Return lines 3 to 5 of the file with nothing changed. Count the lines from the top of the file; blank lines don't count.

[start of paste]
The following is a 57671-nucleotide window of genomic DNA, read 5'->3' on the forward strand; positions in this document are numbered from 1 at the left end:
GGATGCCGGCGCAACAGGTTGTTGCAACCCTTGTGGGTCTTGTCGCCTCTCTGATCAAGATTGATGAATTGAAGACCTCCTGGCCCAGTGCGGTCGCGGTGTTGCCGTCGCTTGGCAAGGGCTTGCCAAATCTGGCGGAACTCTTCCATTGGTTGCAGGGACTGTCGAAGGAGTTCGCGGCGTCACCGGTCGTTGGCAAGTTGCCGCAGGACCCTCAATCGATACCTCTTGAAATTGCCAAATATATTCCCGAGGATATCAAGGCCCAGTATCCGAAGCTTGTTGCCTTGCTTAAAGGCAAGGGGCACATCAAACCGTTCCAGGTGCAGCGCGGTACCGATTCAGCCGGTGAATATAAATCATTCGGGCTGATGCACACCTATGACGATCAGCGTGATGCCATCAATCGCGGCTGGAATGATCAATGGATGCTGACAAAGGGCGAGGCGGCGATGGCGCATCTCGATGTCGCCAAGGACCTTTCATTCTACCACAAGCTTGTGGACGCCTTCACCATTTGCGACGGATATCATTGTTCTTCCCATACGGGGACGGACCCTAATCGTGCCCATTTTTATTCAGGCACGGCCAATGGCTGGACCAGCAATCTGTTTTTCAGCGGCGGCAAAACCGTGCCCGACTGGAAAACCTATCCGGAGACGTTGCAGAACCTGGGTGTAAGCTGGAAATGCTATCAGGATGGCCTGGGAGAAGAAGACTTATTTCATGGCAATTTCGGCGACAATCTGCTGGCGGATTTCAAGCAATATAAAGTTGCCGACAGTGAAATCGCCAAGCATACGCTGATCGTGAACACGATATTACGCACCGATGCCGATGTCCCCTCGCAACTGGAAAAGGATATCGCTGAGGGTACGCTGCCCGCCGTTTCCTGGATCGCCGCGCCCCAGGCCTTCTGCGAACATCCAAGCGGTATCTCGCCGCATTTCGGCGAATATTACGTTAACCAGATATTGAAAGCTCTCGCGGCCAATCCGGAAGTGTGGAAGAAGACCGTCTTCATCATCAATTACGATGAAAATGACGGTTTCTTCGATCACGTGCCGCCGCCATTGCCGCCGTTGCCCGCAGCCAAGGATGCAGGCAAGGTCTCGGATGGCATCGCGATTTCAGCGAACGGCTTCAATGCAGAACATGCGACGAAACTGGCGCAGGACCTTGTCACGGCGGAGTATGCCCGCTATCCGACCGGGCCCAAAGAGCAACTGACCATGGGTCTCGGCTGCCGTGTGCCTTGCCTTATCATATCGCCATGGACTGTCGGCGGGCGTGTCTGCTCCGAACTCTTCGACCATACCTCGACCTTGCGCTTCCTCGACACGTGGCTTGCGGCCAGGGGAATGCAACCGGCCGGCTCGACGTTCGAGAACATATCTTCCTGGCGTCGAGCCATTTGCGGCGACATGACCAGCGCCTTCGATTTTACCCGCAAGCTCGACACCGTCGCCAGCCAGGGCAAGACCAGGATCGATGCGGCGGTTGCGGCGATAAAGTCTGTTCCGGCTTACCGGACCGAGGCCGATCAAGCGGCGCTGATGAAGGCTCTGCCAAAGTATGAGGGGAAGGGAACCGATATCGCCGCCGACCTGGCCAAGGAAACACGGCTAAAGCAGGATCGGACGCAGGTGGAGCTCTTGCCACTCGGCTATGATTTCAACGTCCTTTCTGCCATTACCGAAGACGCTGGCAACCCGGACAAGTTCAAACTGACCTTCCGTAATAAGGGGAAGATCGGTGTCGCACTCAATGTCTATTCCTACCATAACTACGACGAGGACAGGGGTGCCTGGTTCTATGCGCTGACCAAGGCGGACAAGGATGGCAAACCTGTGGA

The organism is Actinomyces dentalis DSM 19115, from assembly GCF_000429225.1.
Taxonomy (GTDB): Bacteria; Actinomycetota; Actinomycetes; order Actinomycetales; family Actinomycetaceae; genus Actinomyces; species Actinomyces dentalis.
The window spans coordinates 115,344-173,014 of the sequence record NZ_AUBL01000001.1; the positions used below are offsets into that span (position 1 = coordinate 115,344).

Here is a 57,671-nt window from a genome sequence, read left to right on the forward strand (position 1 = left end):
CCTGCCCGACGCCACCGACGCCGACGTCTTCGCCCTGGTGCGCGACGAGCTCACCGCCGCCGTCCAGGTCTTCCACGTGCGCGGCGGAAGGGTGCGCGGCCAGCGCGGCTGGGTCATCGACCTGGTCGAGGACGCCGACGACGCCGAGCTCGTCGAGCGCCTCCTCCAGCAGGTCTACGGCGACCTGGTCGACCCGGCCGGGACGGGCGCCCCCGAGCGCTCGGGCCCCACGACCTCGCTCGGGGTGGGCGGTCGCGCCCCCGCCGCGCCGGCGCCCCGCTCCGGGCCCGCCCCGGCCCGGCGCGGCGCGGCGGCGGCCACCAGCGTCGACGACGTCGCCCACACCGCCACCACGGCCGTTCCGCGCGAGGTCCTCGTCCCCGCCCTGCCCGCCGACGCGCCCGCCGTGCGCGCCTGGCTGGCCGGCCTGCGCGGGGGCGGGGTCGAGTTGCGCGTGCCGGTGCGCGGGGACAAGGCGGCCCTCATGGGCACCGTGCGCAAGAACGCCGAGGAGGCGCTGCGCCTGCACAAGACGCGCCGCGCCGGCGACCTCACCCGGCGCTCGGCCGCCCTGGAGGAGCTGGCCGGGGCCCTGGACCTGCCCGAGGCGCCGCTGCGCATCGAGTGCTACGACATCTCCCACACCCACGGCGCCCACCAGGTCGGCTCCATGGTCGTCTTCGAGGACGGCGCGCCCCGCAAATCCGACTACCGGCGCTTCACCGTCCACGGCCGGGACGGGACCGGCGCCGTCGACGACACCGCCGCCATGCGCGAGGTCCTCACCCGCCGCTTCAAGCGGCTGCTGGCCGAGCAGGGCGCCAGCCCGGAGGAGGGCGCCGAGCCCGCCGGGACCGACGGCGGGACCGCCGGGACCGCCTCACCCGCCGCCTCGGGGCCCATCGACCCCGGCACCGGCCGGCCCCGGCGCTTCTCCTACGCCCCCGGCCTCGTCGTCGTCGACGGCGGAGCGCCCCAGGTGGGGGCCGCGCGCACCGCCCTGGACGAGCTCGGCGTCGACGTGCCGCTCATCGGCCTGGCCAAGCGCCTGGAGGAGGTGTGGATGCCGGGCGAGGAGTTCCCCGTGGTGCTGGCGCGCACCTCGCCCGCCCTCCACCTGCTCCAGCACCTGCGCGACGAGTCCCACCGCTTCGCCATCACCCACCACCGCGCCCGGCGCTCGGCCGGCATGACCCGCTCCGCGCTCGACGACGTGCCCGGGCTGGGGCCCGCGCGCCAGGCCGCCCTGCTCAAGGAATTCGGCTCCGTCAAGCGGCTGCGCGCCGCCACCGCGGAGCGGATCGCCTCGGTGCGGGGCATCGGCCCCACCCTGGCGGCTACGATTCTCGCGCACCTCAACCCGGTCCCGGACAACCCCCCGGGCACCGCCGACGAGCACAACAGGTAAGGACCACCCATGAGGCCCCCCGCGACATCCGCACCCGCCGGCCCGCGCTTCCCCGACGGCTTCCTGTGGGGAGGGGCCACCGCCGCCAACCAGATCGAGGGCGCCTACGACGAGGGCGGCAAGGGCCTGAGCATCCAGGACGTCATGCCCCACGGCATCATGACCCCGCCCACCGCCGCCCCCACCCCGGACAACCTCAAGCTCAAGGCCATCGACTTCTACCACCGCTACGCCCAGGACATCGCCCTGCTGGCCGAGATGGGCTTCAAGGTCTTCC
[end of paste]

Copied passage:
The organism is Actinomyces dentalis DSM 19115, from assembly GCF_000429225.1.
Taxonomy (GTDB): Bacteria; Actinomycetota; Actinomycetes; order Actinomycetales; family Actinomycetaceae; genus Actinomyces; species Actinomyces dentalis.
The window spans coordinates 115,344-173,014 of the sequence record NZ_AUBL01000001.1; the positions used below are offsets into that span (position 1 = coordinate 115,344).